> pelleas, Op. 16
> pieces, etc.)
> If these things sound good it's because these guys
> are plugged into
> specific music practices
> that exist because people do like them. You have to
> decide for yourself
> whether this
> implies any sort of cultural pastiche or not.
> LIKING music is not (to my mind) about
> "meta-narrative." It was an
> article of faith with
> 12-toners that if you grew up with 12-tone music, it
> would be to you
> what Elvis was to
> other people, instinctual, basic, a "language" of
> expression that gets
> you right there. 80 yrs
> later or so we still don't see this. There's no
> reason to believe that
> what can be EXPERIENCED
> as music is completely a manner of training or
> education. In fact I
> find that to be a rather
> orwellian view of music -- get the rat cage on
> someone and they'll come
> out whistling "2+2=5".
> It's much more likely to me that music DOES involve
> certain kinds of
> computing that the
> brain carries out in relation to the kind of
> PHYSICAL reality it's
> adapted to -- but that's
> another matter.
> "Back to the audience" WAS postmodern in the
> specific sense of following
> a "modernism,"
> the view that, eg, serial music encoded learnable
> perceptive principles.
> Instead it said,
> "music isn't PROGRESSING anywhere -- and I like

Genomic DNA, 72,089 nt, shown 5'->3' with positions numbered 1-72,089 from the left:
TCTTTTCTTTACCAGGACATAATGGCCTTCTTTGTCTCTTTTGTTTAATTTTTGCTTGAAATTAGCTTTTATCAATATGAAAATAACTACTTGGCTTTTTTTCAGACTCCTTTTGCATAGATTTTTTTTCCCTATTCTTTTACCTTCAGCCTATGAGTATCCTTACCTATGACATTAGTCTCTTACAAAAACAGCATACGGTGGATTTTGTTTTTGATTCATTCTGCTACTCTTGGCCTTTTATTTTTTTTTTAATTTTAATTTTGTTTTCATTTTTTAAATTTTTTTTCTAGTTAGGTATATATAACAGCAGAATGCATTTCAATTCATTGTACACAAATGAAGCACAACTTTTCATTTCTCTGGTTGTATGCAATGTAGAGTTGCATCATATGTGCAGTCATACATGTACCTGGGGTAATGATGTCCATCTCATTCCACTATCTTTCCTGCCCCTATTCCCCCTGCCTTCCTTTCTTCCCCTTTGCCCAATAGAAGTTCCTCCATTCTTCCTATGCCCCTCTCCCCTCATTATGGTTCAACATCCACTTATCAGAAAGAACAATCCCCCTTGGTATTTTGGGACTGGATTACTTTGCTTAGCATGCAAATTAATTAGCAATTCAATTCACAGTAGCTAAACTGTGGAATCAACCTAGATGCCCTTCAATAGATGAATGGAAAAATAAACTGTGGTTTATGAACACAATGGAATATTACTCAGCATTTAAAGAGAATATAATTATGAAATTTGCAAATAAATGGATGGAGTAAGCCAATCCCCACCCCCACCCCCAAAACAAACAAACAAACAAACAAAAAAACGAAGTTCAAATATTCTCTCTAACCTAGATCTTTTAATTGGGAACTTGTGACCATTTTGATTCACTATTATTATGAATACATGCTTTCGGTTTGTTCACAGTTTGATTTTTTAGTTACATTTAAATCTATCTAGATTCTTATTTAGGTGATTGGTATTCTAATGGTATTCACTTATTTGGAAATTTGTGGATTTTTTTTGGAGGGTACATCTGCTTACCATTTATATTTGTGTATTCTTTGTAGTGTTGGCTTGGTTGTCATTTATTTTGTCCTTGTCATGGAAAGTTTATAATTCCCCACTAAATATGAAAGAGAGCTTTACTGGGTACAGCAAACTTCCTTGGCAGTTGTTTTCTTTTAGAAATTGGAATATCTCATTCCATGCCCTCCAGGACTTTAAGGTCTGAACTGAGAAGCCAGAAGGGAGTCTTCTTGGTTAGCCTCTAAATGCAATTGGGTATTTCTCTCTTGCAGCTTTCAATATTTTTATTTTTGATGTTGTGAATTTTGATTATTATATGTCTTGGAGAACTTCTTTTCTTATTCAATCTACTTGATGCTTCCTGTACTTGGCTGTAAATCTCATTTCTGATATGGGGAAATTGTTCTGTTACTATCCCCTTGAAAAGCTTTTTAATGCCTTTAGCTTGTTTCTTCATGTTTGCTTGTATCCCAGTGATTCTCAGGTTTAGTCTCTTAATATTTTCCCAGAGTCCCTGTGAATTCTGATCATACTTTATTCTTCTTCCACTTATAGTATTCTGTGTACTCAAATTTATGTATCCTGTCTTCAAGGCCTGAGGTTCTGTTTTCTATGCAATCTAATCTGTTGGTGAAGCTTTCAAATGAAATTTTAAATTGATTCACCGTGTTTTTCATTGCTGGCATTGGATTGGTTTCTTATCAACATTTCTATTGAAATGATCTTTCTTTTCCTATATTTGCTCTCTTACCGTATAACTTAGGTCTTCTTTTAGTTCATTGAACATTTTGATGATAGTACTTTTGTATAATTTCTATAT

> these chords."
> The only thing that ever did really seem to me to
> catch PM in music was
> late 80s hip hop --
> in part, because of the notion that PM art codes for
> its own failure. I
> never once heard any
> "serious" music that was as deft in suggesting the
> whole sense of
> posteriority in regards
> its own possibility. I'm thinking of stuff like Def
> Jam and Boogie Down
> Productions.
> >i'm guessing the gist of it was that pm is about
> the
> >sounds themselves without appealing to an 'inner
> >adjustment' or existing in reference to or as a
> result
> >of either a 'system' and/or higher/deeper meaning
> >(where as modernist works are very much about
> either
> >the system (serialism) or the attempt to craft the
> >'perfect' object or experience that opens you to a
> >transcendental 'higher/deeper' reality beyond this
> >one.) in other words, modernist works at some level
> >point somewhere else, where as postmodern works
> point
> >to themselves. yes?
> >
> >
> I see what you're saying, but in some ways it's the
> opposite. In PM you
> don;t really
> create -- because, after all, "the death of the
> author." You use
> fragments of the
> existing world, though (as least in vizart) without
> meaning to take
> advantage of
> the buttons such shards could press. Then there's
> the issue of
> self-reflection in the
> hall of mirrored texts beyond which there's nothing.
> So PM points all
> over the place,
> without necessarily using "pointing" as a
> significative feature.
> There's a question whether music ever can NOT point
> to other music. What
> does
> Webern op. 28 point to? I personally believe that
> Webern is, in fact,
> some kind
> of amazingly distilled gloss on EXISTING music, but
> that's not how he
> was understood
> after the war.
> The same thing happened with Jackson Pollock, I read
> recently
=== message truncated ===

"The more you think about things the weirder they seem." -Calvin